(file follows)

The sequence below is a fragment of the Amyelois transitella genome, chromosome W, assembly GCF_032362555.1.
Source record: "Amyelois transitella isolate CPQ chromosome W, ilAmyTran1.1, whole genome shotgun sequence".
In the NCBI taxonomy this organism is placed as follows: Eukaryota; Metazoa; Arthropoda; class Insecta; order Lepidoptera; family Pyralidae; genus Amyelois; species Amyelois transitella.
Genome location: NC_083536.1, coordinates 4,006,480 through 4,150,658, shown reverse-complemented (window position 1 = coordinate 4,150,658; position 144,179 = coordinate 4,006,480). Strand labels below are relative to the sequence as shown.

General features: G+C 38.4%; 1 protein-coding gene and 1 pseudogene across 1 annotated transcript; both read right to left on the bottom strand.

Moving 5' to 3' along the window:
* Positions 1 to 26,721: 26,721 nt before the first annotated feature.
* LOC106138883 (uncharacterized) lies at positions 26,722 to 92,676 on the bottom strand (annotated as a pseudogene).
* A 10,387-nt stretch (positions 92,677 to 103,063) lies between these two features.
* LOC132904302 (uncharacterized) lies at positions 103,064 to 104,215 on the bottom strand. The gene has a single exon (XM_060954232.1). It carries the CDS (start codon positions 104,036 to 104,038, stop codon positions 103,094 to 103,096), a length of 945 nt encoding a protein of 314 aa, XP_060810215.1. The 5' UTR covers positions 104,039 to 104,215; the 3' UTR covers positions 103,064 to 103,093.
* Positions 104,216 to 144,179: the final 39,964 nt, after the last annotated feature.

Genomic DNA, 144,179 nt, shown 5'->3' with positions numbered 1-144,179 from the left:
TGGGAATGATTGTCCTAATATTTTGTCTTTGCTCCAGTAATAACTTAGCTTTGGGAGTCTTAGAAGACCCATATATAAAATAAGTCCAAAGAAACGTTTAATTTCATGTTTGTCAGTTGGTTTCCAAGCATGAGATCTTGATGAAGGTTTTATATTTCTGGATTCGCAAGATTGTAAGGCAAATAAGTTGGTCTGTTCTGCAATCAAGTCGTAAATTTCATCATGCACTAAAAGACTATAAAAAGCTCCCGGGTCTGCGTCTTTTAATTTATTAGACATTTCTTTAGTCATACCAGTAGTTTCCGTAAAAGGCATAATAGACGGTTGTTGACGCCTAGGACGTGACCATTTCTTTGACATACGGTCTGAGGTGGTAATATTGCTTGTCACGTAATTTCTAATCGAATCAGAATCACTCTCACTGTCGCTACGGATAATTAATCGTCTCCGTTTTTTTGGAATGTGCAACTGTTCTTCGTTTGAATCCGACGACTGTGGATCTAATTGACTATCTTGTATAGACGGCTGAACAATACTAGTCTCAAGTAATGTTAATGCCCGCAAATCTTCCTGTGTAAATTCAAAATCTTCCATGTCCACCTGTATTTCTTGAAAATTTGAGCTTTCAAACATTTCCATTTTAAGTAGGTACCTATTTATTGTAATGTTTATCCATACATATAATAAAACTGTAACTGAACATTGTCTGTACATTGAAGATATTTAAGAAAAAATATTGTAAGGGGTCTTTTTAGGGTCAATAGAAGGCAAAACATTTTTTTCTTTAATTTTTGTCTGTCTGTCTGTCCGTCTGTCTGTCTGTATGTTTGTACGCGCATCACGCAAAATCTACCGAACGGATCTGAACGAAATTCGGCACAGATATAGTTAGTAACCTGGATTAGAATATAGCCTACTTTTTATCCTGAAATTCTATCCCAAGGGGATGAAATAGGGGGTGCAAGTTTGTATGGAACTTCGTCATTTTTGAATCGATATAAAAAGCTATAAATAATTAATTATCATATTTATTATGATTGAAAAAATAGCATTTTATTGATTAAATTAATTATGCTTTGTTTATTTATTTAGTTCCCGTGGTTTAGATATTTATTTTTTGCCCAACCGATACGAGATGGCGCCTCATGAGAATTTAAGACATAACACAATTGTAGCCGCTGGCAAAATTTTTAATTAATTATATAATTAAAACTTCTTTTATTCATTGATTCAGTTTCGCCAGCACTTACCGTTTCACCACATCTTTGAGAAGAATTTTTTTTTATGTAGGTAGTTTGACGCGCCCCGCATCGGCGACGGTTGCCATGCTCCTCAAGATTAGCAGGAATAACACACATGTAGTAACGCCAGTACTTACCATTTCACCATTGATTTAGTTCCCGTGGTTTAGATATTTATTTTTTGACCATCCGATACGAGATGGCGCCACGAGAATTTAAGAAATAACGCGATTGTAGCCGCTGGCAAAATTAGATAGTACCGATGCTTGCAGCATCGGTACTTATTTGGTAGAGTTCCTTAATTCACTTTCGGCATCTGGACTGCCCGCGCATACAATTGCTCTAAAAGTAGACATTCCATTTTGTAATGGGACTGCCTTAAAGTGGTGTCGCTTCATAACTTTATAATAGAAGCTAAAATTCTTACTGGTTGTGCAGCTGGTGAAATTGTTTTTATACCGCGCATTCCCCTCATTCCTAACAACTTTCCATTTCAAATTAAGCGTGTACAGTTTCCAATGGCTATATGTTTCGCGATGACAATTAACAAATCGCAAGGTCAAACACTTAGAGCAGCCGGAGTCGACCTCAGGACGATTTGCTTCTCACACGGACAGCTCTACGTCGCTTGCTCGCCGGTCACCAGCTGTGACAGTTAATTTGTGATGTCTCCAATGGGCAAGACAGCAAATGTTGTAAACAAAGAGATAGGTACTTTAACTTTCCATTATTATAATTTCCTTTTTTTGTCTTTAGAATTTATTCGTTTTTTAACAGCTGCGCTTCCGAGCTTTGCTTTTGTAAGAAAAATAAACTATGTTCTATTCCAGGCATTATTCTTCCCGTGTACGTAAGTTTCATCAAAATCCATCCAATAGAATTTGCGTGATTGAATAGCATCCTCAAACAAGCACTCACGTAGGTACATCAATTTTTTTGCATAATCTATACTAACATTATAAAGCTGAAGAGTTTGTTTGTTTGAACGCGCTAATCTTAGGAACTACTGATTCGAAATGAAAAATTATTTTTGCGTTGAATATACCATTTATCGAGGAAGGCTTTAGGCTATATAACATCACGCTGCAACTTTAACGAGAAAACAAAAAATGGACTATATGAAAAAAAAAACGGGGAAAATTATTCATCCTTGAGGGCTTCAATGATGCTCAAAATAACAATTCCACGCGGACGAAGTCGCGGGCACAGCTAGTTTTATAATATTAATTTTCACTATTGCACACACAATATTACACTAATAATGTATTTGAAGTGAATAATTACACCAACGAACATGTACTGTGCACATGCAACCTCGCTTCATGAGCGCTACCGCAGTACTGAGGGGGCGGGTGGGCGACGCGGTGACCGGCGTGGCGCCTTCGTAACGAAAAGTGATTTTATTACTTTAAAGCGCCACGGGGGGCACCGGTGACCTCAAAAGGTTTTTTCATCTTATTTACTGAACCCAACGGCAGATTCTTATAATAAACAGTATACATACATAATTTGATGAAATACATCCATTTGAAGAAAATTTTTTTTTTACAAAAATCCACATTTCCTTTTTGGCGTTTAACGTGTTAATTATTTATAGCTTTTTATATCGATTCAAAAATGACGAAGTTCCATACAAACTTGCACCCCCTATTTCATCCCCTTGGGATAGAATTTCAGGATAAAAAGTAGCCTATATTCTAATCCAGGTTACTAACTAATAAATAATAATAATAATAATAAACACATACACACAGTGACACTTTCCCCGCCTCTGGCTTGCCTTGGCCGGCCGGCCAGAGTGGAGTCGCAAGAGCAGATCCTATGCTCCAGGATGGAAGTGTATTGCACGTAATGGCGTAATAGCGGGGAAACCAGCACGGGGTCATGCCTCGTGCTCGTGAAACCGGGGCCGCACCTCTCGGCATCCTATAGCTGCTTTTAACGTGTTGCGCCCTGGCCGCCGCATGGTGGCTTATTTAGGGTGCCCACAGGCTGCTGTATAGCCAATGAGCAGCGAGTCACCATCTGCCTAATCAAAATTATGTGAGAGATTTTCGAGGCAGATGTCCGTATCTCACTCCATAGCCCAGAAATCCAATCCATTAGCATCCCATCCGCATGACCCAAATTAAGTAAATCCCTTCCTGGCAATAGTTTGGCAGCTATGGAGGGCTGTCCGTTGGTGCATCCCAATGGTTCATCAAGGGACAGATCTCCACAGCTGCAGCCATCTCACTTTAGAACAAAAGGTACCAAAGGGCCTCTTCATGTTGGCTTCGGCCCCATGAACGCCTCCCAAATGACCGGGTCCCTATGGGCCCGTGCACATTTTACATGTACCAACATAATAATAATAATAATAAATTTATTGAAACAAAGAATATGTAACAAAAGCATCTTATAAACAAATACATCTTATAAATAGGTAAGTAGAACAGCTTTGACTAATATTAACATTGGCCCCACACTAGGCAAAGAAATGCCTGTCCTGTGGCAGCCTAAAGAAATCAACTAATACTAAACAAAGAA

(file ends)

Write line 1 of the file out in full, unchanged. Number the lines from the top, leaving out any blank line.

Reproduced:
The sequence below is a fragment of the Amyelois transitella genome, chromosome W, assembly GCF_032362555.1.